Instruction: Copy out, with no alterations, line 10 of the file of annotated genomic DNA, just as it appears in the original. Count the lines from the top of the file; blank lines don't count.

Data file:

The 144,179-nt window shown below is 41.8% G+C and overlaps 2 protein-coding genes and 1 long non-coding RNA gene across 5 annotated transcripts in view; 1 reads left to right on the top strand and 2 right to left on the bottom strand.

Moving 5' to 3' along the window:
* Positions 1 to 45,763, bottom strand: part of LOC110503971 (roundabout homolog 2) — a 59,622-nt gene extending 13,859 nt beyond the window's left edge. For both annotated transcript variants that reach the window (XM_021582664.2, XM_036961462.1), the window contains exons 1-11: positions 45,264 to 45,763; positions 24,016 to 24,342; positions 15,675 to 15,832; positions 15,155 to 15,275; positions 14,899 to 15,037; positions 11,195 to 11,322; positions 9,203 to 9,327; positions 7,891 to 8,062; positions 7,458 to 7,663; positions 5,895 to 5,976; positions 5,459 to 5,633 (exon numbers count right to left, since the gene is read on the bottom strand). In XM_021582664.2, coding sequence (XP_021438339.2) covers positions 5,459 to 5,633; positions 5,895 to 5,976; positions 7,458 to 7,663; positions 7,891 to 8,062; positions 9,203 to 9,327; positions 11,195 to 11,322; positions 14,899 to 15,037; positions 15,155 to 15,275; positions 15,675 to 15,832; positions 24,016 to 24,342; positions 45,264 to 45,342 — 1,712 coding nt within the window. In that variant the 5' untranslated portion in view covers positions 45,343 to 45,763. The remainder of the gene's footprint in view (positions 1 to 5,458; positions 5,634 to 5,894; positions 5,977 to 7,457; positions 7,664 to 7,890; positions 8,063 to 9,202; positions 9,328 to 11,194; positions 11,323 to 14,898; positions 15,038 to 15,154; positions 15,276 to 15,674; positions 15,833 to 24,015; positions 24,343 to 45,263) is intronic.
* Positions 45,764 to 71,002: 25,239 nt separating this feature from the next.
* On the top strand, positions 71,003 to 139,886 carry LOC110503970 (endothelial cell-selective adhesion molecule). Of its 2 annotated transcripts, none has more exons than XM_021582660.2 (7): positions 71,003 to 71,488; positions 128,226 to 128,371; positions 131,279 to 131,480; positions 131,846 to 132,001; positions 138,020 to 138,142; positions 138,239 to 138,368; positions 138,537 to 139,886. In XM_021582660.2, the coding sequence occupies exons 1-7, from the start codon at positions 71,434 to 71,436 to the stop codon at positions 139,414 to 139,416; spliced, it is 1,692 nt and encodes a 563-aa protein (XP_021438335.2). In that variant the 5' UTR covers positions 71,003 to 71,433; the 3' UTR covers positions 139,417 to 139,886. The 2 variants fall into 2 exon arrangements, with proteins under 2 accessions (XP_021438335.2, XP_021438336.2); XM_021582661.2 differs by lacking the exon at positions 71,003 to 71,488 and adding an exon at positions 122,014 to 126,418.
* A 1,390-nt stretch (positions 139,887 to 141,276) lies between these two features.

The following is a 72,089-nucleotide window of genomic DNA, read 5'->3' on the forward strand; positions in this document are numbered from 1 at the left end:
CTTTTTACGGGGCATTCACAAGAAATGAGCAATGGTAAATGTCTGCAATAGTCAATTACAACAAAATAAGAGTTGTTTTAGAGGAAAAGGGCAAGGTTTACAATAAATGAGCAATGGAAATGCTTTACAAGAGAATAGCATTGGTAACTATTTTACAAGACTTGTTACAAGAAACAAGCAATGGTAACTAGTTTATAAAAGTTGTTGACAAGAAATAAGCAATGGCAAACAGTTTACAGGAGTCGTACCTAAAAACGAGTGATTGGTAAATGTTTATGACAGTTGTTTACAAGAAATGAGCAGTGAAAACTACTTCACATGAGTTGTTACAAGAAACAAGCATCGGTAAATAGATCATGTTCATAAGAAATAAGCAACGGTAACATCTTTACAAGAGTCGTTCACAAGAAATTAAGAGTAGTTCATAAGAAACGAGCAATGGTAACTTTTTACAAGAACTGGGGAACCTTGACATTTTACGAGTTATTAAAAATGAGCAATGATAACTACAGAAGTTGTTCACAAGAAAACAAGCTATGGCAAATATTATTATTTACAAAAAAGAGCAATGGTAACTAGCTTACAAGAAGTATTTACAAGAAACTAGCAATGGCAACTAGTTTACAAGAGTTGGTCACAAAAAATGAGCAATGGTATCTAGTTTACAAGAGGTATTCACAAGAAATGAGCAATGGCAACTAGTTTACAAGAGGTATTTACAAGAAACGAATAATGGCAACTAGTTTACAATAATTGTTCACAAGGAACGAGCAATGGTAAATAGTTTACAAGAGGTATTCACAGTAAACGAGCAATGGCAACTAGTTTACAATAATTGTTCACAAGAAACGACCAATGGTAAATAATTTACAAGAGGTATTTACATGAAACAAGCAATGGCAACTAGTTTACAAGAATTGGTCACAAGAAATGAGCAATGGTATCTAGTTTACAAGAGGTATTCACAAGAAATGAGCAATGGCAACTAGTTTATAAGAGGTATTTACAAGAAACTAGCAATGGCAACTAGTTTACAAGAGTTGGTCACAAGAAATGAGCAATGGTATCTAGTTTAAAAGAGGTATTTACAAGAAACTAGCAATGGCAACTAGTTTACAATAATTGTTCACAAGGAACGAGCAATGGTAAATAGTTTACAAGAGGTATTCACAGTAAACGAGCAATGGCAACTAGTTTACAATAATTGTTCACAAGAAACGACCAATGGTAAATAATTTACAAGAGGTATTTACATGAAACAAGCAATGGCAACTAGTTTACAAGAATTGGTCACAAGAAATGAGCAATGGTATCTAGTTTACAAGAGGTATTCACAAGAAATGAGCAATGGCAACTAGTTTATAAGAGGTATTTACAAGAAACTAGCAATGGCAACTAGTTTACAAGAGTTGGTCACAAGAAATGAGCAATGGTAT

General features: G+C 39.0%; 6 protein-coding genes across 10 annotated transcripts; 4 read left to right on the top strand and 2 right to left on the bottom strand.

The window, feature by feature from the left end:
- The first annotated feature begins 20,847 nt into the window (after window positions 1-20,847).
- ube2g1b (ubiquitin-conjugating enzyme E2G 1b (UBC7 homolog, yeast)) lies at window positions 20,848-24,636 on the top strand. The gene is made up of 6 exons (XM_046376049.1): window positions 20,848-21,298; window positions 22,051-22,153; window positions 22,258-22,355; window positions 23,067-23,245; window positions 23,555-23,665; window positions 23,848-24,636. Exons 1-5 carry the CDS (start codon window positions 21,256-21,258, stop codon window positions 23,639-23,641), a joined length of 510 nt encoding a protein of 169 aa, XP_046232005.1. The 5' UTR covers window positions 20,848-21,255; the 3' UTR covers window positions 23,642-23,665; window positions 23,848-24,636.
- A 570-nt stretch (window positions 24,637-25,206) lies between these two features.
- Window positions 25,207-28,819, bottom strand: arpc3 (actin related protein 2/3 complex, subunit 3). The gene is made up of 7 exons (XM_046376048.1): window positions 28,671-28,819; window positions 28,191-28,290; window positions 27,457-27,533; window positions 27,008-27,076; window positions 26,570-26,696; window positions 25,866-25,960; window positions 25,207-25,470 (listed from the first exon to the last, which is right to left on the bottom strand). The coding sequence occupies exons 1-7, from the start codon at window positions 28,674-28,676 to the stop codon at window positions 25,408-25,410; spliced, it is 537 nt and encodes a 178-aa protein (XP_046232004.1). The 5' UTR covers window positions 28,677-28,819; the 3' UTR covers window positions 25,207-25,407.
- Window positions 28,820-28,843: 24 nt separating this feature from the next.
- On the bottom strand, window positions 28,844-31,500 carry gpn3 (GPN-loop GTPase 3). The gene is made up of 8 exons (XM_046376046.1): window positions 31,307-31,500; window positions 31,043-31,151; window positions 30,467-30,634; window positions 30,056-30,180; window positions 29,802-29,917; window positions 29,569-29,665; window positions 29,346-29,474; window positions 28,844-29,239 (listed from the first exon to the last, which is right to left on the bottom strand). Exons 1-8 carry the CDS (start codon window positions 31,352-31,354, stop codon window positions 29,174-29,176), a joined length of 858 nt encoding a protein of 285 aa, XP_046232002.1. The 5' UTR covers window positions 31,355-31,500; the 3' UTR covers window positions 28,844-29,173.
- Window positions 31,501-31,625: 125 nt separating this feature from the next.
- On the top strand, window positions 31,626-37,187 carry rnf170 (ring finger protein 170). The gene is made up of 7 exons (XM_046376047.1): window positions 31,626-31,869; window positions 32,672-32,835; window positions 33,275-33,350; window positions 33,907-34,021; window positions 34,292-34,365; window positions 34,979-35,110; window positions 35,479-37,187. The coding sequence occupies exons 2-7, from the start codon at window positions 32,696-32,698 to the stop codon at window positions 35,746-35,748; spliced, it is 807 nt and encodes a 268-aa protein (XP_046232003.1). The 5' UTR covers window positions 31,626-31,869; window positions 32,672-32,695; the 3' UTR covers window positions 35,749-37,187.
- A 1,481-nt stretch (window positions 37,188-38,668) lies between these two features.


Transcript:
The window, feature by feature from the left end: